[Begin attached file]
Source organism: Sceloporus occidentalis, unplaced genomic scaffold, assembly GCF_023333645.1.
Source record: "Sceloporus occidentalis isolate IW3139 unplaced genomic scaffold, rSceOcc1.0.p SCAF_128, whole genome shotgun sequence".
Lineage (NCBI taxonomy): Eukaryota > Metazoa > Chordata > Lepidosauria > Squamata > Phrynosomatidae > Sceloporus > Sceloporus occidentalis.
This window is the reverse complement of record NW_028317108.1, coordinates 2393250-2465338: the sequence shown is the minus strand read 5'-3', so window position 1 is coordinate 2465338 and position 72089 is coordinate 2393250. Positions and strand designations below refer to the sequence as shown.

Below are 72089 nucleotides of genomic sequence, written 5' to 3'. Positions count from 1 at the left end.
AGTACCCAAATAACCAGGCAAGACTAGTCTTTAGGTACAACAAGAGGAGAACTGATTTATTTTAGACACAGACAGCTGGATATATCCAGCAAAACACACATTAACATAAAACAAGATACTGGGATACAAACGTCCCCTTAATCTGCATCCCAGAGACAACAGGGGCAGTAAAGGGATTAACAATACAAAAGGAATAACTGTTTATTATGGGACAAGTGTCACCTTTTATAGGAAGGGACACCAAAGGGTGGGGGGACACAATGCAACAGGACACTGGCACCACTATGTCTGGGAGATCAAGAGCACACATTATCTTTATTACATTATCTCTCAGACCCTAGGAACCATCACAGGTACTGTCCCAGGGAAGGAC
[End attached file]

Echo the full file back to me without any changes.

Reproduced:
Source organism: Sceloporus occidentalis, unplaced genomic scaffold, assembly GCF_023333645.1.
Source record: "Sceloporus occidentalis isolate IW3139 unplaced genomic scaffold, rSceOcc1.0.p SCAF_128, whole genome shotgun sequence".
Lineage (NCBI taxonomy): Eukaryota > Metazoa > Chordata > Lepidosauria > Squamata > Phrynosomatidae > Sceloporus > Sceloporus occidentalis.
This window is the reverse complement of record NW_028317108.1, coordinates 2393250-2465338: the sequence shown is the minus strand read 5'-3', so window position 1 is coordinate 2465338 and position 72089 is coordinate 2393250. Positions and strand designations below refer to the sequence as shown.

Below are 72089 nucleotides of genomic sequence, written 5' to 3'. Positions count from 1 at the left end.
AGTACCCAAATAACCAGGCAAGACTAGTCTTTAGGTACAACAAGAGGAGAACTGATTTATTTTAGACACAGACAGCTGGATATATCCAGCAAAACACACATTAACATAAAACAAGATACTGGGATACAAACGTCCCCTTAATCTGCATCCCAGAGACAACAGGGGCAGTAAAGGGATTAACAATACAAAAGGAATAACTGTTTATTATGGGACAAGTGTCACCTTTTATAGGAAGGGACACCAAAGGGTGGGGGGACACAATGCAACAGGACACTGGCACCACTATGTCTGGGAGATCAAGAGCACACATTATCTTTATTACATTATCTCTCAGACCCTAGGAACCATCACAGGTACTGTCCCAGGGAAGGAC